Nona: Hilary’s other best friend and bass guitarist for the New Delhi Monkey Gang. Nona is exceptionally intelligent and often gets lost in her own thoughts or those of her friends, thanks to what may be to be telepathic powers.

Jackie (née Jansen) Adams: Sally’s younger sister by five years, Jackie had a long, rocky relationship with her sibling, often asking Sally for help while getting annoyed whenever Sally offered advice. Initially flighty where Sally was focused, Jackie has since really come into her own, much to Sally’s delight…even when Jackie married Sally’s archnemesis/not-quite-Moriarty former boss Ralph, with whom she has a daughter and a history of poor business planning.

Ralph Adams: Sally’s former nightmare of a boss and current brother-in-law, having married her sister Jackie in spite of all the times Sally made a wish when blowing out her or anyone else’s birthday candles. Presently a business professor at a community college with the Division IV team the Fighting Boxers, at age 62 Ralph also became a new dad to daughter Bettina.

Bettina Adams: Jackie and Ralph’s one-year-old daughter named after Jackie’s childhood pet Siamese cat. Bettina’s current resume includes repeatedly grabbing Ralph by the nostril, artfully tossing food to the floor with an eye towards the splatter painting aesthetic, and somehow aging a full year when her cousin Hilary (or anyone else for that matter) did not.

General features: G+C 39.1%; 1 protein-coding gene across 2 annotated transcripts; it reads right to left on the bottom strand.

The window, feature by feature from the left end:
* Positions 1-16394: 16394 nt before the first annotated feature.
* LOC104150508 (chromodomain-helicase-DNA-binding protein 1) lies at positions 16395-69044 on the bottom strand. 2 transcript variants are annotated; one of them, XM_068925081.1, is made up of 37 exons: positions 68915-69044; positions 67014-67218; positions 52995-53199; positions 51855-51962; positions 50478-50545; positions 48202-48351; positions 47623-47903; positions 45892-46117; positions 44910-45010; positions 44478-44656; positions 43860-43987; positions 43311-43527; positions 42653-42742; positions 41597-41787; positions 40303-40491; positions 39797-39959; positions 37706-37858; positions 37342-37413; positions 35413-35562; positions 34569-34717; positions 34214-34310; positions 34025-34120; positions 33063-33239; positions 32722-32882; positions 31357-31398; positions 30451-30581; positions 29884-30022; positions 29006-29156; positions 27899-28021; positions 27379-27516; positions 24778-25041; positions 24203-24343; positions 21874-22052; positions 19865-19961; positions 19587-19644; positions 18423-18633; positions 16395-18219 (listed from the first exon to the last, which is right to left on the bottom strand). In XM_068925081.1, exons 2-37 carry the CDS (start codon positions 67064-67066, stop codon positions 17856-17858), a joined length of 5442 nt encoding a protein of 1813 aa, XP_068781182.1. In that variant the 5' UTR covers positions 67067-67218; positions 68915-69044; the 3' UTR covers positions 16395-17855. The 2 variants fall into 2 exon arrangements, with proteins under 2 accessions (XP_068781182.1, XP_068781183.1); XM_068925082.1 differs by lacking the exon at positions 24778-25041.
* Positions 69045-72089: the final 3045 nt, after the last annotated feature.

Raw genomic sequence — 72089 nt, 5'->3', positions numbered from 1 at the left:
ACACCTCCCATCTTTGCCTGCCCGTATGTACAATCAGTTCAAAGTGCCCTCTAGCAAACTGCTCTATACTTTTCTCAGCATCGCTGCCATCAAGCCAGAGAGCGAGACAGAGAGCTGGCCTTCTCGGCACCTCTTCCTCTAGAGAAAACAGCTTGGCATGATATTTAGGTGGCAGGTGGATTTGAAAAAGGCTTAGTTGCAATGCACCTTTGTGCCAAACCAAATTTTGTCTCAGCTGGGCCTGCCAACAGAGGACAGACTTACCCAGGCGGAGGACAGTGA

Laura Jansen: Sally’s often demanding mom who is quite critical of Ted but certainly seems to have nothing but praise for wine. Though loving in her own way (the way in which people ask “What is her deal?”), Laura can add undue stress when Sally really needs support, often needing to be the center of attention even when everyone has fled the room.

Gerald: Laura’s current older boyfriend. At times he seems to recall fighting in the Crimean War with startling detail.

Jeff Jowdy: Sally’s boss. He is genial, competent, and assumed the position after former head of the company Tony Moody proved to be a cross between a Borgia and Master Control Program from Tron.

Alice Sharples: Sally’s longtime coworker and best friend, Alice recently left for a new job after years of dissatisfaction with her old position, her old boss, and her old hairdo. She is a single mom to 14-year-old very astute Chloe and five-year-old very animated Marcello.

Hank and Jeanie Forth: Parents to Timmy, Tommy, Terry, Tate, and the youngest, Ted. Live on Long Island. Usually seen and barely coped with during the holidays.

Cynthia Keys: Sally’s new coworker. She is 30, newly single, and is slowly realizing that no one at the company has ever referred to the company by name. Cynthia’s niece Jenny plays on Hilary’s softball team, spending most of her time critiquing coach Ted’s speeches for content or even common sense.

Kevin Tor: Ted’s best/only friend at work. Kevin is not quite sure what to make of Ted so he often just makes a quick turn whenever he sees him approaching in the hallway.

Jon: Hilary’s boyfriend who visits every summer to stay with his grandmother. He is a year older and recently grew much taller. He has heard Hilary’s band play “You’re So Party, Let’s Go Dancey” more than he can count or wishes to recall.

Tom Racine: The Forth’s very accomplished, very sensible neighbor. Naturally Ted has designated Tom to be his sworn enemy.

Kitty: The Forths’ cat. No doubt in her mind she is the main character of the strip.

Marcie: Ralph’s former administrative assistant. Embezzled from the company. Also took more than her fair share of office pens. Has not been seen in the strip or on any video surveillance footage since 2005.